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My favorite knurling tool is actually a craft knife handle. It has knurling at the front and a smooth body at the rear. Use the smooth part of the handle to "burnish the foil onto the balsa. If done properly the foil will take on a mirror-like appearance.

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Trim any excess foil (with a small pair of cheap scissors) from around the concave face of the popper. Use the knurled section of the knife handle to transfer a fish scale pattern onto the body while the glue is still wet.
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Last edited by flyslinger on 01 Jul 2009, 14:56, edited 1 time in total.

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PostPosted: 01 Jul 2009, 15:16 • # 12 
Sport
Joined: 02/20/08
Posts: 82
Location: US-LA

Using the waterproof craft pens lay a base coat of color on the foil. Use a darker color to shade the top section, then use a black one on the very top. If you want you can use a small section of wet sponge and some acrylic paint in different colors for different effects.
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Paint the concave face of the popper. Two coats may be necessary for good coverage. I like red or orange color here.
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The eyes are a three step process. I put the hook in a pair of hemostats for this step. It helps in making sure the eyes are more consistent in placement. Use the larger of your three dowels. It should measure about 1/8th of an inch across. Dip it in the red paint and make a large dot on the side of the body 1/16th of an inch behind the front of the body. Dip the tip of the dowel in the paint once more and repeat on the other side of the body.
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After the paint dries completely, move down to the next sized dowel and place a white dot inside the red dot using the same method. After that is completely dry, move to the smallest dowel and place a black dot inside the white dot. If done properly you can make the eyes impart either a "fleeing "or "chasing" look to the fly.
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Using small dowels you can create nice accents on your poppers. For examples look at the original pictures I posted or the header of this post.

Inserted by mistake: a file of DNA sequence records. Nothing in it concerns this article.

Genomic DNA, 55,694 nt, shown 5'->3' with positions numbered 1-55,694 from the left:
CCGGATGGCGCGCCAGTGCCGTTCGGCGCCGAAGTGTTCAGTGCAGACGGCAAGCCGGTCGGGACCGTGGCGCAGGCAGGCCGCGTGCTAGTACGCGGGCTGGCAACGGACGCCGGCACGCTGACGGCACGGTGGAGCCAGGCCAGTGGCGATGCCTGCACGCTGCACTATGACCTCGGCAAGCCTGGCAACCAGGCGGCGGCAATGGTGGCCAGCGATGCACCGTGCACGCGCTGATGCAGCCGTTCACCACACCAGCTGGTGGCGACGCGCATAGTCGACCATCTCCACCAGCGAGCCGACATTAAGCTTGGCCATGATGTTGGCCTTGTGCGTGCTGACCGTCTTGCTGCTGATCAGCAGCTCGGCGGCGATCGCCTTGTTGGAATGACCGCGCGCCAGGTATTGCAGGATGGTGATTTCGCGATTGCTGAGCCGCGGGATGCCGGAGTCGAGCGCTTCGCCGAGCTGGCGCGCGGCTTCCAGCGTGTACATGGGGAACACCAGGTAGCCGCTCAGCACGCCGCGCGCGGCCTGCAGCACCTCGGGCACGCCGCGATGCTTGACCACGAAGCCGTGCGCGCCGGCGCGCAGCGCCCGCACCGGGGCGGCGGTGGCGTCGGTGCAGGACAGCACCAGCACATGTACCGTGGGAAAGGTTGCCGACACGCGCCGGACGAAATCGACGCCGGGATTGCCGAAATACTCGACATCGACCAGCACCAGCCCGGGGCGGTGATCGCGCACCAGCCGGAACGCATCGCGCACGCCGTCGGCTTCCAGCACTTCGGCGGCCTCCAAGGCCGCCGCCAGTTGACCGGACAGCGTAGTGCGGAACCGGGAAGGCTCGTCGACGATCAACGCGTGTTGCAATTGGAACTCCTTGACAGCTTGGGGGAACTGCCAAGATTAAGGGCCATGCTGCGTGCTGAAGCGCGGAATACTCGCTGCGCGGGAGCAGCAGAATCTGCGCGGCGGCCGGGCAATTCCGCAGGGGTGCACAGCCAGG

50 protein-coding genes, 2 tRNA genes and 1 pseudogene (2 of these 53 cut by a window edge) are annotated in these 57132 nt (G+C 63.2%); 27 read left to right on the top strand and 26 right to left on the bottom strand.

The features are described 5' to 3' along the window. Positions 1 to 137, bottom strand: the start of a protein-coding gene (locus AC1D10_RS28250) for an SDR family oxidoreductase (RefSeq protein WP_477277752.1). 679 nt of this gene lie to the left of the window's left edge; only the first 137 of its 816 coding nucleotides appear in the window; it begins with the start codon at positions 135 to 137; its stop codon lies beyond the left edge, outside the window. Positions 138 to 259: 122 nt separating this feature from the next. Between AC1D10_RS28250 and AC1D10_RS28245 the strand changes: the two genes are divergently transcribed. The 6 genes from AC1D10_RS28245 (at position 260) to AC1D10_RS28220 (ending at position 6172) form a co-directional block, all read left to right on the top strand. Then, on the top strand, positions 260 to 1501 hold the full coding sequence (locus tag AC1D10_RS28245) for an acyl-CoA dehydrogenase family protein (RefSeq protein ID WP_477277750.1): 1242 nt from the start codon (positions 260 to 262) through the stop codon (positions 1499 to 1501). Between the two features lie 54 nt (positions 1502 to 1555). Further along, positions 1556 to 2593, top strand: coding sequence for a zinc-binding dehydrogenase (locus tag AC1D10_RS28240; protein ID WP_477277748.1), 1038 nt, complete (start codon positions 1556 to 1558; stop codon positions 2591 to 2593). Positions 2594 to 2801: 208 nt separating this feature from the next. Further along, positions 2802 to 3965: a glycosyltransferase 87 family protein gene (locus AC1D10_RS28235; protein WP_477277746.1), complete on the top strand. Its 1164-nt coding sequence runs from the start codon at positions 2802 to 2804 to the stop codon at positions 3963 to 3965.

We are almost finished! Next comes the fun part.



Last edited by flyslinger on 01 Jul 2009, 15:22, edited 1 time in total.

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PostPosted: 02 Jul 2009, 15:08 • # 13 
Glass Fanatic
Joined: 06/08/05
Posts: 3575
Location: Western PA
That's slick! I'm impressed with your techniques and the tutorial.


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PostPosted: 04 Jul 2009, 08:39 • # 14 
Sport
Joined: 02/20/08
Posts: 82
Location: US-LA

You can either mix your 30 minute epoxy in a plastic cup or you can make your own cup from foil by pressing a small doubled square around the bottom of a pill bottle as I did here. Mix about fifteen drops of resin with the equal amount of hardener. If you would like, and can find some very fine pearl colored glitter, you can mix it in now. I use a metal or plastic rod to stir the two parts until the resulting mixture turns clear. I don't thin my epoxy because I like a thicker shell covering the foil.

Shorten the fibers on a small craft brush by cutting half of the length of them off. This aids in getting a more even coat of epoxy with fewer missed spots.
Carefully brush the epoxy to get complete coverage including the concave face. Try to keep it out of the hook eye. Make sure all paint and craft pen ink has dried overnight before you begin to epoxy.
Have your rotating drying set up ready to put your flies in after you coat each one.
When the epoxy in the cup gets too thick to work with, toss it out and start a new batch. You don't want to mess up your popper at this late point. I usually get about 4 pencil poppers coated before I have to mix more epoxy due to hardening, but I have on occasion been able to coat six.
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Place your flies in the drying apparatus as you finish each one, making sure you don't let them touch each other while wet. Turn them for at least 3 hours until the epoxy is set and won't try to sag any longer. Let them dry overnight before you begin to tie in the tail.
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After the epoxy has hardend completely, it's time to tie in the tail. I don't like to "gild the lily" so to speak, so I tie a very simple tail on my poppers. I like to tie in a couple of strands of some kind of flashy material. Here I am using pearl colored flashabou. Start your thread behind the body and tie in the flashabou, locking it in and trimming appropriately. Next take a small to medium sized clump of marabou that coordinates well with some color in the fly. Tie that in, trim the excess, and whip finish. Place a couple of drops of head cement on the thread, and you are done!